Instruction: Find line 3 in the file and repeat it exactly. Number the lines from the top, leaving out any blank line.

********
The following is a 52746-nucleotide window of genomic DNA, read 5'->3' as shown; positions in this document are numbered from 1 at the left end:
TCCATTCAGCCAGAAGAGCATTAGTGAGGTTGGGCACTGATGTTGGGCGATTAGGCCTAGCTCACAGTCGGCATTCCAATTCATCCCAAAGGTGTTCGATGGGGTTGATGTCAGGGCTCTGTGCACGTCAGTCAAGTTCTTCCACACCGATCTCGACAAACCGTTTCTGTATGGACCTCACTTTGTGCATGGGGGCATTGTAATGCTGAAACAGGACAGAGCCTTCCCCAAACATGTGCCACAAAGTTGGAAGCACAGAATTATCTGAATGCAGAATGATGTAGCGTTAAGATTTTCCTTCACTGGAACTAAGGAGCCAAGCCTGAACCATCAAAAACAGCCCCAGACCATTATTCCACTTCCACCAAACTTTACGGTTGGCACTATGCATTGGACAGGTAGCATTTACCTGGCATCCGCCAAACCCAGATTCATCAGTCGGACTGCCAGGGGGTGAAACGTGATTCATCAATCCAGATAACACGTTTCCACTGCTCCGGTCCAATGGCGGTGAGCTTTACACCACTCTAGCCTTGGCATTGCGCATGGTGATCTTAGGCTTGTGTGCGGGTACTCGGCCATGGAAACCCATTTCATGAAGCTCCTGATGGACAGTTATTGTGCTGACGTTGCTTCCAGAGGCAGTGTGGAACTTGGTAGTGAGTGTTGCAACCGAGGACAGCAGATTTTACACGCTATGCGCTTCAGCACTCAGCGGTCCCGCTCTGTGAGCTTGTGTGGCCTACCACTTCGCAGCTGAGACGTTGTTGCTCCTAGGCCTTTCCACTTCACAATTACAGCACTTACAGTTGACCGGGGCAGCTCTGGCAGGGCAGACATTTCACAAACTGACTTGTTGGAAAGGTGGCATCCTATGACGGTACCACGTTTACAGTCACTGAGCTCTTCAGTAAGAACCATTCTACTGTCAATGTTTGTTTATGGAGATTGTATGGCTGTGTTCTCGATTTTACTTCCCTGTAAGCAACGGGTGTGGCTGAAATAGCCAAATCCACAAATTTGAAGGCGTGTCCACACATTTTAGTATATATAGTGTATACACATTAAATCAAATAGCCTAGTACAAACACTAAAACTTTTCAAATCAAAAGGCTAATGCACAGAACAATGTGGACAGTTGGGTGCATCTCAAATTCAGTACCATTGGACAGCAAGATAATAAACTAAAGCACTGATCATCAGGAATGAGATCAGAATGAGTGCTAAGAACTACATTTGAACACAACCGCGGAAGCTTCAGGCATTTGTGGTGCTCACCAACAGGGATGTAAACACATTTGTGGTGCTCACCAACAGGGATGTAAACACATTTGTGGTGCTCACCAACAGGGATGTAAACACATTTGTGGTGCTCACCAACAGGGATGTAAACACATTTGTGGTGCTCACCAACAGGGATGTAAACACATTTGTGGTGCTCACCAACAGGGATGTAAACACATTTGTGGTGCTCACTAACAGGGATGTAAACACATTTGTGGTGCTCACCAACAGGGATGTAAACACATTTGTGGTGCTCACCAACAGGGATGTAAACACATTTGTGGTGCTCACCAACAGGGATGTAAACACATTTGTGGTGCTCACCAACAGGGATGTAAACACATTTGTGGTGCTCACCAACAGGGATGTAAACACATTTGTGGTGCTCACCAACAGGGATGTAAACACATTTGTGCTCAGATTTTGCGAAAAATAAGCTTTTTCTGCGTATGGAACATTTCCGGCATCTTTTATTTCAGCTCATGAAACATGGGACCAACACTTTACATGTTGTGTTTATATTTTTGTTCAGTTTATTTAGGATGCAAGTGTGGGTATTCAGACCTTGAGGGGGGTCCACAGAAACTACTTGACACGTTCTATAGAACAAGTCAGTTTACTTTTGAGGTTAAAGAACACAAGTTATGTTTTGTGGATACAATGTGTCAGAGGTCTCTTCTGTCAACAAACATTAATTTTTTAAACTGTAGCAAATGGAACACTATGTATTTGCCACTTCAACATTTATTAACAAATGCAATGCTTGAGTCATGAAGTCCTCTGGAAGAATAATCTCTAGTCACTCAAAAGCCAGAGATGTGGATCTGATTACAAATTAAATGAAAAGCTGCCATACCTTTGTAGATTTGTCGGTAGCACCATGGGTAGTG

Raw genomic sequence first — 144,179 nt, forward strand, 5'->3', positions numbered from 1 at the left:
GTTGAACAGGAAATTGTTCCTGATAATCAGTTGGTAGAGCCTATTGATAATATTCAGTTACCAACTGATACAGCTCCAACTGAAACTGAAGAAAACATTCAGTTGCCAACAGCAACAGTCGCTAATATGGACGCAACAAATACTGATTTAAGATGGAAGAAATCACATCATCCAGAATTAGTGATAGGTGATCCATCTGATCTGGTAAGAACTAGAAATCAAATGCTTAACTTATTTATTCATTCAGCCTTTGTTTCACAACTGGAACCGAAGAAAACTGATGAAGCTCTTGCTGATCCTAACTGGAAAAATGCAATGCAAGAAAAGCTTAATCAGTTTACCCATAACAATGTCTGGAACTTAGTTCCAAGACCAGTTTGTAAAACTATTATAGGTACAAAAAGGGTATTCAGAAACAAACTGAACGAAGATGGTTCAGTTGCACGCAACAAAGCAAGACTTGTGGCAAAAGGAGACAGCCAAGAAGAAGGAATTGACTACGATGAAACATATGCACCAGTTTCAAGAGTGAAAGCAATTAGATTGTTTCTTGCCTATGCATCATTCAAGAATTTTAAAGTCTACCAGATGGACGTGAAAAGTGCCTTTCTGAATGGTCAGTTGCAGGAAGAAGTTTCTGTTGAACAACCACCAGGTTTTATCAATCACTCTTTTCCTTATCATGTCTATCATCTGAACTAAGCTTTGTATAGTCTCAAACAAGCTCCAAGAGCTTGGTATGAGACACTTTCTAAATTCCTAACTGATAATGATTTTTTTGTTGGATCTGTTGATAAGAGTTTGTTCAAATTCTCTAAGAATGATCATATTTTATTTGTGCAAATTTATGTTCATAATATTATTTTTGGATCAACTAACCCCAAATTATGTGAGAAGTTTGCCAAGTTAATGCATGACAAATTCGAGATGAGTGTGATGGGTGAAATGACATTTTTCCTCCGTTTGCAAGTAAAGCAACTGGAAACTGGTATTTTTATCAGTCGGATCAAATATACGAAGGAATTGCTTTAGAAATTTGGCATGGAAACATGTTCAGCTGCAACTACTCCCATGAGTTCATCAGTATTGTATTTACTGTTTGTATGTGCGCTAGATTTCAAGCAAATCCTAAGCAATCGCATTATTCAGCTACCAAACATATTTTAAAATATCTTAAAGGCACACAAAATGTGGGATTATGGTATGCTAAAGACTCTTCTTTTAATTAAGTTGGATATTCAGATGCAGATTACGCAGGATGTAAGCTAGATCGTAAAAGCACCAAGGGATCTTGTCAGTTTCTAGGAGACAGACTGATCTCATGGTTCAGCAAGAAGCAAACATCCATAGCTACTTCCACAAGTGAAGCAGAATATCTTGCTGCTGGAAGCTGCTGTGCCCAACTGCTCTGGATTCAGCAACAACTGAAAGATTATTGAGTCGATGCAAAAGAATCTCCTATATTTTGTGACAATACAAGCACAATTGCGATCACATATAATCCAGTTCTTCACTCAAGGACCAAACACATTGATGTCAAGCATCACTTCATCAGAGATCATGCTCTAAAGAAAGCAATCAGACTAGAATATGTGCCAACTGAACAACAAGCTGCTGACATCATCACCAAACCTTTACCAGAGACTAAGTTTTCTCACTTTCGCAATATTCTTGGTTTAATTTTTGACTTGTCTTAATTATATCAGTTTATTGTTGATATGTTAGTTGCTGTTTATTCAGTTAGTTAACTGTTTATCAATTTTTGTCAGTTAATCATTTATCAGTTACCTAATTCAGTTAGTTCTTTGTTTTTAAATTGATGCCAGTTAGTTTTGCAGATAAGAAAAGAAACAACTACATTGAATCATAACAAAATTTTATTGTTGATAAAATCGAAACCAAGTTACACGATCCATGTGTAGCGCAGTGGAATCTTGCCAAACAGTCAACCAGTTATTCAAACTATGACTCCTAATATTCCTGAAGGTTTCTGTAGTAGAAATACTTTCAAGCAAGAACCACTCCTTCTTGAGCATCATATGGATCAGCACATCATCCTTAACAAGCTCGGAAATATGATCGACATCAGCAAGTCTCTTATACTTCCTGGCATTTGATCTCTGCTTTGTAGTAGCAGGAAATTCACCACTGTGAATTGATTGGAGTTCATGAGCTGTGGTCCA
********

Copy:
Raw genomic sequence first — 144,179 nt, forward strand, 5'->3', positions numbered from 1 at the left: